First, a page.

Eclair hears someone (Haruhi) bump against the door and slips back into judging-you mode, as she and Tamaki discuss the host club. She scoffs at his mention of the other hosts being family, then brings up how the others go out of their way to please him at the expense of their own happiness. The club king’s guilt is reignited, causing him to stop playing the piano. He even mentions mentally that Haruhi would be much closer to being a lawyer if it weren’t for him…

That’s when Haruhi walks back in to change. She chastises Tamaki for abandoning the hosts, to which Eclair retorts that he’s her man for now. Both of them detect some sort of jealousy in our heroine, which she denies before leaving. But just as Tamaki is about to follow her, Eclair stops him and tries to seduce him.



Meanwhile, Haruhi steps back outside in her dashing new white uniform. She’s still irritated, though she claims it to be annoyance rather than jealousy over Tamaki spending time with Eclair. Kyoya informs her that this time, he’s just going along with what his a**hat grandmother told him to do instead of being his usual impulsive self. That’s when the hosts finally tell Haruhi about Tamaki being a wedlock baby.

See, once upon a time, Mr. Suoh’s father passed away young, leading to him being married off by his mother. However, he fell in love with a beautiful French woman, who became Tamaki’s mother. Though the two were very happy together, they couldn’t stay that way because 1) Grandmother didn’t like it and B) living in Japan was too much for Tamaki’s ill maman. So the boy and his mother lived together in France until they went broke. That was when Grandmother stepped in, on condition that Tamaki have zero contact with his mother ever again.

As of now, nobody knows were Maman is. Haruhi is reminded of the death of her own mother all those years ago, though Kyoya assures her that Tamaki will be fine. But just as things appear to be okay, Tamaki comes back with Eclair. Who is now his fiancee. And the host club is being disbanded.

***

Well...that was quite the episode. I mean, I’ve seen this before, but there’s a lot to process rewatching it. I for one forgot how horrible Tamaki’s cutie-breaking is, especially at the hands of the Worst Grandmother Ever. To be continued next time!
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Akane the Catgirl



Joined: 09 Oct 2013
Posts: 1055
Location: LA, Baby!
PostPosted: Tue Sep 26, 2017 7:01 pm Reply with quote
Akane Recaps Ouran Episode Twenty-Six: In Which We Must Say Goodbye

Last time on The Young, The Rich, and the Air-Headed:

The school festival at Ouran Academy is underway! All the students are working hard to hone their leadership and business skills, and the host club is no different. Complications suddenly arise, however, when Tamaki’s father and grandmother come to visit Ouran, along with a mysterious young lady named Eclair Tonnerre. Tensions grow as Eclair herself is determined to win the heart of the club king. As Tamaki begins to have worries over his impact on the host, it is revealed that he was born out of wedlock. Due to a deal struck with his grandmother, he can no longer see his mother or even contact her. All that can change, however, if he decides to marry Eclair. Which he does. What will happen to the host club now that Tamaki is leaving?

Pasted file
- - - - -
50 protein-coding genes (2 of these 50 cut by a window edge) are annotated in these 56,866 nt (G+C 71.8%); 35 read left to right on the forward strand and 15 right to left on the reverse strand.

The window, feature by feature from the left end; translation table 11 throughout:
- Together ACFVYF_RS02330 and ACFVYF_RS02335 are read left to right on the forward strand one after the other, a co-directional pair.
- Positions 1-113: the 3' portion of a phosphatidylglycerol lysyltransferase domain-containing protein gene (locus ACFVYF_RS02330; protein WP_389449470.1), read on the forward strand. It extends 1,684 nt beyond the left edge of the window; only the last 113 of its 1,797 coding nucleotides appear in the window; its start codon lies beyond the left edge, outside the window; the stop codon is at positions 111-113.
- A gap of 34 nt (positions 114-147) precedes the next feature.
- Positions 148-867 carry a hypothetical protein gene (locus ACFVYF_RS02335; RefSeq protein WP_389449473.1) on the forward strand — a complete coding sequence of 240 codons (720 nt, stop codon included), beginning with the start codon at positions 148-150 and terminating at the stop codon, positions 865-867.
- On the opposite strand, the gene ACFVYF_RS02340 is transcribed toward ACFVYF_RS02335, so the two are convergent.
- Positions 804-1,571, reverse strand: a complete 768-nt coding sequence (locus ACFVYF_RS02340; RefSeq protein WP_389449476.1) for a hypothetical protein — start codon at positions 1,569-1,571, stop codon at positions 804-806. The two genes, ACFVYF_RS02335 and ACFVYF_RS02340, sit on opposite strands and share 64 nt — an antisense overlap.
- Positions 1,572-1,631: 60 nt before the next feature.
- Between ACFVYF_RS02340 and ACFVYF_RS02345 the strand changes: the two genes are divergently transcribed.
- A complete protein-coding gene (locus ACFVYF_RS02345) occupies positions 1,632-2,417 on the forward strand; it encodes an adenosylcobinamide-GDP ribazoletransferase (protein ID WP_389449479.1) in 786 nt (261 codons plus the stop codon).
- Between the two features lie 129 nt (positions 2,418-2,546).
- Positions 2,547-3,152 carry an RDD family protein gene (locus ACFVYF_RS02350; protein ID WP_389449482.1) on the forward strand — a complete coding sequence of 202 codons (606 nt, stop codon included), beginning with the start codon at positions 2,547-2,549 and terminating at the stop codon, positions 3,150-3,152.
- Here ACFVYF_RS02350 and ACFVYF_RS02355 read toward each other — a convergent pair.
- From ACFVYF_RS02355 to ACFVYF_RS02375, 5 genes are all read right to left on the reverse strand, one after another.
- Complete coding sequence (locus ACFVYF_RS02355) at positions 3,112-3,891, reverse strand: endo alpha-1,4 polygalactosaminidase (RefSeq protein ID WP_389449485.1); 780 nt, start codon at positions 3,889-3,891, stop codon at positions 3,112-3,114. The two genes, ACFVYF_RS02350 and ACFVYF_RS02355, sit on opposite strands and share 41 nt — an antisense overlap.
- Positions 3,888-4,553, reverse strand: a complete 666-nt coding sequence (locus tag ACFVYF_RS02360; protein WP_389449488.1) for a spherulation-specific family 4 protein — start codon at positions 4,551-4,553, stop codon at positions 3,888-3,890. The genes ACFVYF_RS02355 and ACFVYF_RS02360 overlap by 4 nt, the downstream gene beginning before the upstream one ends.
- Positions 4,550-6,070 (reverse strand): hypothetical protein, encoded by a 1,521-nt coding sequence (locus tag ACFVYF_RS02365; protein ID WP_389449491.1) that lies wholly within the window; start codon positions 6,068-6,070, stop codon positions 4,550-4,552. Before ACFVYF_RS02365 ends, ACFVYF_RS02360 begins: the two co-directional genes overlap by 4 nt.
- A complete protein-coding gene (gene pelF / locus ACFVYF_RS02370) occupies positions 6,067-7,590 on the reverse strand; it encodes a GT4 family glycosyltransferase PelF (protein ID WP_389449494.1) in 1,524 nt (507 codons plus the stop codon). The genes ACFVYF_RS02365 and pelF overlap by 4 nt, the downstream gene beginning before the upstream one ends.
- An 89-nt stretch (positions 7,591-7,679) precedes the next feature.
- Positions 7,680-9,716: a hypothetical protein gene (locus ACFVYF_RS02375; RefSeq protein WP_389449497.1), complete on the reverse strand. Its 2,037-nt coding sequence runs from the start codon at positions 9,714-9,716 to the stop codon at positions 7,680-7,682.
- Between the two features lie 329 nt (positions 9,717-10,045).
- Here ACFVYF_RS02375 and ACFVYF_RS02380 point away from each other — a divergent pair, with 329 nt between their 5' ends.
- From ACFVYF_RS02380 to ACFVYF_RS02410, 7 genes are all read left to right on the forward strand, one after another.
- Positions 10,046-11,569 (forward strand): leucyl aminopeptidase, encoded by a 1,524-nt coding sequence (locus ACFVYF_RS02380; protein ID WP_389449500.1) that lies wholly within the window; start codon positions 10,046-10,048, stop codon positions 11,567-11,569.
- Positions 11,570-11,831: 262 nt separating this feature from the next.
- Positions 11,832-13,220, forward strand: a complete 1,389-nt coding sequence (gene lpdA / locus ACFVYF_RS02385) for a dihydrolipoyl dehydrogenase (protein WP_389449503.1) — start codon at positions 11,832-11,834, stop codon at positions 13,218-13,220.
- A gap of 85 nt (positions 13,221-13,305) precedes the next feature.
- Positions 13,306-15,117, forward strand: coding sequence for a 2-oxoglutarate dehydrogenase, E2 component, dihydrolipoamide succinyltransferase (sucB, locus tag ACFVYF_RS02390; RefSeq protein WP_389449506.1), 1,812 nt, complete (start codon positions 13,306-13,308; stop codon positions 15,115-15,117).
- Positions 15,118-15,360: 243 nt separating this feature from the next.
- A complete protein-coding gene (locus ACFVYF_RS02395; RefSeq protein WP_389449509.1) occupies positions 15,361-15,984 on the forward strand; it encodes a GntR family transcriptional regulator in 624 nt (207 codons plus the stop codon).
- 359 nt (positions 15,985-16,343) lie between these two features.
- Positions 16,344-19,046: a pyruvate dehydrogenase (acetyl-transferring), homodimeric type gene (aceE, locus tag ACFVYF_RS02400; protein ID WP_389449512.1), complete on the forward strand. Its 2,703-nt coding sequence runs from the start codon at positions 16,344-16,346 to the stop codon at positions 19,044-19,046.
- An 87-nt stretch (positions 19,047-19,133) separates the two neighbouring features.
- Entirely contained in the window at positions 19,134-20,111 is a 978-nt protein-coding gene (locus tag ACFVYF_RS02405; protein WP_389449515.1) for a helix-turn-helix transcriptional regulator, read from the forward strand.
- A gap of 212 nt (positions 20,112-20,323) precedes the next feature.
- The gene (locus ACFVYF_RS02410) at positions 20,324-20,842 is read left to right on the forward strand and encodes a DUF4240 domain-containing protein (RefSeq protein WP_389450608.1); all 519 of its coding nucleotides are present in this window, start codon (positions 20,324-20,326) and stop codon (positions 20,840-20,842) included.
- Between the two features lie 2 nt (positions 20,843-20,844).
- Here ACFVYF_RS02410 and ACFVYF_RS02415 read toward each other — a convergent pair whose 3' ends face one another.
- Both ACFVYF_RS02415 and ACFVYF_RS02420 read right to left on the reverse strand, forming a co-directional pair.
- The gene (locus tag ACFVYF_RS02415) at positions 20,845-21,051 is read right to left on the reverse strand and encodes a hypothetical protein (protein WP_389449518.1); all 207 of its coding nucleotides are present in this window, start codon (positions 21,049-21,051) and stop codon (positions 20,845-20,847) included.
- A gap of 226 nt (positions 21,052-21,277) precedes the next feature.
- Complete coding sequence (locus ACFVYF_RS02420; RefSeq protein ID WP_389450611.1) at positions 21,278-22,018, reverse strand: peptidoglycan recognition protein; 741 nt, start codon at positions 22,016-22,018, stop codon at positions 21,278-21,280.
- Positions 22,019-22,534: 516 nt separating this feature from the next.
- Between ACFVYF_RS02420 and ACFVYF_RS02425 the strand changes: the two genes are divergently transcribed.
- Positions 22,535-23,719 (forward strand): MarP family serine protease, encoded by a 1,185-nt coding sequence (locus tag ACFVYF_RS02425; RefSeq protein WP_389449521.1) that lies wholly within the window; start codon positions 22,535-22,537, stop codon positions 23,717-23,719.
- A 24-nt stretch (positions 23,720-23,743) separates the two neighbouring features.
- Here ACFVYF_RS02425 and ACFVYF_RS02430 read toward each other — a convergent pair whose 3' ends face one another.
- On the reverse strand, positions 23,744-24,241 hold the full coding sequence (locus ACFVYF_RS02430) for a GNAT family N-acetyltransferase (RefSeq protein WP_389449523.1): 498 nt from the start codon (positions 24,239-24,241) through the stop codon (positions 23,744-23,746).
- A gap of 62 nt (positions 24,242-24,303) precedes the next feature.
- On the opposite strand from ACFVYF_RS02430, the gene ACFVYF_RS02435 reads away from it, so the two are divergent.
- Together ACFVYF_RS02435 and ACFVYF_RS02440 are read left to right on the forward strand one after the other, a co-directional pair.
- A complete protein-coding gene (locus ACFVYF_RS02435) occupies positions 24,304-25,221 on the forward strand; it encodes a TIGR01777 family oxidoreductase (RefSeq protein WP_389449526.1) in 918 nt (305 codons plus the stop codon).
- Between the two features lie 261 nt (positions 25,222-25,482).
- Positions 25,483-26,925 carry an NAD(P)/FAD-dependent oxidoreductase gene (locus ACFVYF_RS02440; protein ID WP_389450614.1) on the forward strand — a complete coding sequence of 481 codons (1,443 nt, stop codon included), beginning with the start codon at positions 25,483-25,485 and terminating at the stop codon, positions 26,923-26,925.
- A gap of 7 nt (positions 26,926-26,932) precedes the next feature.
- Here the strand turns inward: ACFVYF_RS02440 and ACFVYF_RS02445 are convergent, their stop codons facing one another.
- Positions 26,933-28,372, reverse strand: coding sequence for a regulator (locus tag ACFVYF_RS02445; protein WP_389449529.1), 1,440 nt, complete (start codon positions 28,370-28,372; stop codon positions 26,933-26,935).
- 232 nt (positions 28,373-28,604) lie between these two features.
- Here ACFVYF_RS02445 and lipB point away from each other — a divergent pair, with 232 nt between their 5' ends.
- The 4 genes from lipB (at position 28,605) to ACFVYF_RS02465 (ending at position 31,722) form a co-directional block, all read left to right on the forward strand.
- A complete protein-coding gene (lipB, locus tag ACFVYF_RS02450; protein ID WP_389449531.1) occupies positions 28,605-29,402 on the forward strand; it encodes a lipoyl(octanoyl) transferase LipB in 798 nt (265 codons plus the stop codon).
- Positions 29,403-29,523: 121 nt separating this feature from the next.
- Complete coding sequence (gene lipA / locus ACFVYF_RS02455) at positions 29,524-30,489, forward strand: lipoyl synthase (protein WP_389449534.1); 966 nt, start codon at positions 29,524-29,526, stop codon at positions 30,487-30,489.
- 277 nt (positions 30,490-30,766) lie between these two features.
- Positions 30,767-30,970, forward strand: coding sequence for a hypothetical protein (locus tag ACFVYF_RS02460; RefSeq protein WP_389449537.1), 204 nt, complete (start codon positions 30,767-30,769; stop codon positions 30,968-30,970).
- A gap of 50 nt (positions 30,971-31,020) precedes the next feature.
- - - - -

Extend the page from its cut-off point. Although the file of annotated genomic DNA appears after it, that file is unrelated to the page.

I’m afraid not, my dear readers. This is the end of the story, and so we must say farewell to this cast we’ve grown to love since we first began this journey. And so…“This is Our Ouran Fair!”.

***

The final episode starts with a shot of Mrs. Fujioka’s altar. (Dammit, this show is trying to break me.) Haruhi heads off to the second day of the school festival, where Eclair has some business with her. More specifically, after an attempt at getting to Kyoya by invoking “third son”, she asks how much our heroine’s debt is. As Haruhi arrives, Eclair notes that Tamaki had a soft spot, and that he won’t be at the host club that day at her request.

The other hosts are noticably worried about their club president’s absence and his announcement. Still, the show must go on, as Kyoya insists they still have a job to do. As soon as Eclair leaves, he tells Haruhi her debt has been paid and she is free to do whatever she please. This leaves some interesting theories about why Eclair would do something like that, but I’ll get into it.

As Haruhi processes the news, Kyoya’s father comes up to the two of them. Mr. Ootori tells Kyoya not to waste time on the host club, but just as he’s about to walk away, Haruhi can no longer hold it in. “You don’t know anything about the host club. Kyoya-sempai works around the clock to make sure that everyone here is enjoying themselves. And did you ever stop to think that entertaining others might give each of us some fulfillment? How can you possibly say that what we do here is just a waste of our time? I don’t care what you say. I think Kyoya-sempai is amazing.”



And so Mr. Ootori walks away, musing to himself on how that random guy who stood up to him was the honor student his son told him about. Elsewhere, Mr. Suoh and Grandmother discuss the Tonnerres’ business dealings in Japan. Grandmother assures the headmaster that all will be well, and that Tamaki would never turn against his own family. Mr. Suoh insists that his only child has no interest in preserving the family name (and amidst this, we see pictures of Tamaki on his desk- daw). Then we learn that the reason Tamaki proposed to Eclair in the first place is so he can see his mother again.